Tuesday, March 1, 2016

CPSC Will No Longer Require Certificates of Compliance for Many Apparel Articles

The Consumer Product Safety Improvement Act of 2008 (CPSIA) requires that a manufacturer or importer of a product subject to a CPSC rule certify that the product complies with that rule. Ordinary adult apparel is subject to a single rule, the flammability standards established under the Flammable Fabrics Act (FFA). CPSIA, then, would seem to require certification solely to demonstrate that any adult apparel product complies with those standards.

However, the rule under the FFA also establishes a list of fabrics that have been determined will necessarily and consistently meet the flammability standard. In light of that determination, relying on our authority and discretion as a law enforcement agency, the Commission will not pursue enforcement action regarding a lack of certification for apparel made entirely from one or more of the listed fabrics.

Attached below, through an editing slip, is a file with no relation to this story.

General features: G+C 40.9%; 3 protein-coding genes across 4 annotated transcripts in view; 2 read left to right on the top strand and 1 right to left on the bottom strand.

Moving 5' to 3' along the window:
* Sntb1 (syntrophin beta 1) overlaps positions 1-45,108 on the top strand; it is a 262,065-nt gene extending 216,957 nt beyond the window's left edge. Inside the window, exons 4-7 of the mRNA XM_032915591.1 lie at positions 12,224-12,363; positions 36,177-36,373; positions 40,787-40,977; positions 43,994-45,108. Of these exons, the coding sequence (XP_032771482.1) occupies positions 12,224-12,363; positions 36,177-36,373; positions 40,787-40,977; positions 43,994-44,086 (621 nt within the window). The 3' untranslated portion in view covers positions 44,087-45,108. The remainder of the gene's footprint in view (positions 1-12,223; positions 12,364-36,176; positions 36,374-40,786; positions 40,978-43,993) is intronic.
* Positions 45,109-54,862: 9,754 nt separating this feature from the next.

Based on the data collected, and excluding the tiny fraction of adult apparel that is not made of fabrics on the list, the industry has to produce over 26 million certificates at a cost of roughly $250 million each year. That is a quarter-billion dollar annual price tag for confidence the CPSC already has that these products meet the standard and present little risk.

Commissioner Mohorovic's statement is available at the CPSC website

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